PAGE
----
Wednesday, January 12, 2011

Posted by Jake Harris travelling with the HaHRP delegation:

Posted by Jake Harris travelling with the HaHRP delegation:

I am in the Land of Milk and Honey, and as I eat delicious Knafe (a blend of Palestinian Cheese and sugar cooked over an open fire) in the 5,000 year old town of Nablus I have a greater appreciation for what this means.  This land is some of the most fertile agricultural land on the planet.  It is quite evident as we have driven through the West Bank, exactly why this land is so desired.  Near the cool mountainous Hebron we find orchards of Pecans and Grape vines, along the coast we find the famous Jaffa Orange and meyer lemons.  in the northern regions of Jenin there are fields of wheat and greenhouses full of strawberries, tomatoes and eggplants.  In the warm Jordan River Valley home to the ancient 10,000 year old city of Jericho we find acres of date palms, and banana groves. And of course in every landscape dotting hillsides we see the resilient Olive tree.
The Olive tree is such a poetically relevant symbol of the people of Palestine.  Olive oil trees need very little water, and little soil, to produce a valuable product that is a critical ingredient in every meal  that I have eaten.  Their gnarled branches are resilient to drought and even fire.  In Sofyia a town near the fabled sea of Galilee, we witnessed the remains of a recent massive forest fire that burned over five million European pine trees that were planted by the Jewish National Fund, using the slogan “making the desert green”.  What remained of the European pine trees was ash and snags, while many olive trees had burnt bark, most already had fresh green leaves only months after this massive fire.  Some Olive oil trees in the region are over 2,000 years old and are nicknamed “Romans” after the ancient Occupiers who supervised their planting.  Like the Palestinians Olive trees are native to this land, Christians will recognize the Arab word for Palestinians “Filistinis” as the biblical Phillistine people that Jesus and many prophets spoke with.  Like the Palestinians these ancient trees have seen the occupation of this land by the Greeks, the Romans, the Egyptians, the Turks, The Ottomans, the French,  the British and now the Zionists.  And like the Palestinians, the olive tree continues to bear fruit no matter how harsh the conditions.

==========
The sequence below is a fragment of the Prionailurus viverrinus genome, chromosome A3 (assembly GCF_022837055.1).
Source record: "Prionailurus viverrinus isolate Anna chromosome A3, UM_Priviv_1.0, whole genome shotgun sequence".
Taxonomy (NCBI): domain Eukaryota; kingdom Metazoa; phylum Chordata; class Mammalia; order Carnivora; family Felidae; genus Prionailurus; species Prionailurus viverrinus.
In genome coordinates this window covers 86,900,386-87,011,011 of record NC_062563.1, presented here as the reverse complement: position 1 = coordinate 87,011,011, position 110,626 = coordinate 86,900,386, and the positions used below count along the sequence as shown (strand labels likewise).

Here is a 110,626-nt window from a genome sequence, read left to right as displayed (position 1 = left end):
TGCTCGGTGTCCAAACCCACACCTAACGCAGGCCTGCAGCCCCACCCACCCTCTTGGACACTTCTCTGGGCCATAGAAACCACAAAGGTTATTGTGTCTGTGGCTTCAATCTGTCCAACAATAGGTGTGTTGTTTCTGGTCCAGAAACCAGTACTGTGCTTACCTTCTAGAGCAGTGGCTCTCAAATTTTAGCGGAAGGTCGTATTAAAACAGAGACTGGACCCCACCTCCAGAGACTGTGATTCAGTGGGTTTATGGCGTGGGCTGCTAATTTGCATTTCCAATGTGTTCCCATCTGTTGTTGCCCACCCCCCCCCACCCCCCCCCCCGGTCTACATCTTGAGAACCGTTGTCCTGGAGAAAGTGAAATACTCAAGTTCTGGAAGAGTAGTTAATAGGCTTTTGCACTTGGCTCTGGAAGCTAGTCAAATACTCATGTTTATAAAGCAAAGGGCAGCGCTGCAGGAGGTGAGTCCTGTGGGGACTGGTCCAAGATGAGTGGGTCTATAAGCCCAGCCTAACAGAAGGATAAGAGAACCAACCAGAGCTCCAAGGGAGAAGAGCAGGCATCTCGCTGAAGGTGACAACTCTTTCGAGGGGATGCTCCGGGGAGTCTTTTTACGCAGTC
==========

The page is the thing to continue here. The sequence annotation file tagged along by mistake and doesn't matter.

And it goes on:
I have become quite taken with this landscape and its people in the 2 weeks I have traveled here.  The Palestinians are as generous as the soil that nutures their livelihood. When you are invited for dinner food is piled high, and a clean plate means you have room for more no matter how much you decline a Palestinian mother will continue to pile more delicious rice, chicken and yogurt or squash stuffed with lamb,  and every meal is ended with sweet sage tea or Arab coffee.    We have had many adventures and experience here and at this point I could write  a book about these two weeks alone,  but tonight I will limit my story telling to three farmers I have visited and how their lives have been affected by the occupation of their lands.